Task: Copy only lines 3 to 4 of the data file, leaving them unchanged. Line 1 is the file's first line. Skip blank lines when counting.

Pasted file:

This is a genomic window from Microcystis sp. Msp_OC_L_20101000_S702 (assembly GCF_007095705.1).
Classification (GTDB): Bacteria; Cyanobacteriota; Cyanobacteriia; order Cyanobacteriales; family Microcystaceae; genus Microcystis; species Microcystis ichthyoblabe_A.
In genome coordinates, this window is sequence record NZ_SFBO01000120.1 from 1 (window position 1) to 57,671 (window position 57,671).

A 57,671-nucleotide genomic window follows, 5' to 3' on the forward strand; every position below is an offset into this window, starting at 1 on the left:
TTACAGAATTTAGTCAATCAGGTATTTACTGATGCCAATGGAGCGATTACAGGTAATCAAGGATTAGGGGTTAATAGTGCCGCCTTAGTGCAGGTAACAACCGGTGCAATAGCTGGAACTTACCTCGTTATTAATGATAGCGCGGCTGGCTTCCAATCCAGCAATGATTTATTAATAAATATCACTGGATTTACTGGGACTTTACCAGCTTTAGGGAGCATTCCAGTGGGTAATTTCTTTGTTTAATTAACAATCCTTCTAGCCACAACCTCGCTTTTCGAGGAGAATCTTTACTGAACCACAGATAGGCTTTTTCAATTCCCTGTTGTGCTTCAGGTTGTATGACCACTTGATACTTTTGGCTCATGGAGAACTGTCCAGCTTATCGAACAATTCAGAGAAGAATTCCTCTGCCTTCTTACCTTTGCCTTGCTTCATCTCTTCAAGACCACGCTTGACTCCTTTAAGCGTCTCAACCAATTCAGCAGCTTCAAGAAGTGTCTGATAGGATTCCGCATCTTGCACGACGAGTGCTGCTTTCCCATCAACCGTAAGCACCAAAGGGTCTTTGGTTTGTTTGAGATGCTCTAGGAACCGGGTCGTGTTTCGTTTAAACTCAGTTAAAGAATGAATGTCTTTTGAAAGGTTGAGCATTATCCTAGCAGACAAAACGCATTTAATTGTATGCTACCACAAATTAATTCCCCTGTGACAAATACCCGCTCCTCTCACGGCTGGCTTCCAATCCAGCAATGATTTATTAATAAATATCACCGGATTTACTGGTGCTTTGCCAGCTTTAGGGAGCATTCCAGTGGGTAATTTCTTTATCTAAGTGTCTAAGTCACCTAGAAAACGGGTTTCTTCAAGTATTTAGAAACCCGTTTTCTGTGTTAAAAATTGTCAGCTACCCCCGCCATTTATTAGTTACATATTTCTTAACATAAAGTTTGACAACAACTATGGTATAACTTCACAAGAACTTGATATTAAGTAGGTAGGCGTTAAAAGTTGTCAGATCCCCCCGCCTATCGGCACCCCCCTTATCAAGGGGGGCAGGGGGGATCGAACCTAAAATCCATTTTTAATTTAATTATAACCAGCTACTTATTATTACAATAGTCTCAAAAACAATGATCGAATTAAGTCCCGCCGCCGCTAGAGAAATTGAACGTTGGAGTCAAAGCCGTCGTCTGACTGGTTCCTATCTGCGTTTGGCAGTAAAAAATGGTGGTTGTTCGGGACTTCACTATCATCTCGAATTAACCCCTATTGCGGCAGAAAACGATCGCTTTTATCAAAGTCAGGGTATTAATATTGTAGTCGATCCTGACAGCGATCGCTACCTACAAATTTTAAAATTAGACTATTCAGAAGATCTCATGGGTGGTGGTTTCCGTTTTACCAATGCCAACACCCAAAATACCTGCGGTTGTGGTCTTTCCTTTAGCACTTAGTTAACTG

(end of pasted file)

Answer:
In genome coordinates, this window is sequence record NZ_SFBO01000120.1 from 1 (window position 1) to 57,671 (window position 57,671).

A 57,671-nucleotide genomic window follows, 5' to 3' on the forward strand; every position below is an offset into this window, starting at 1 on the left: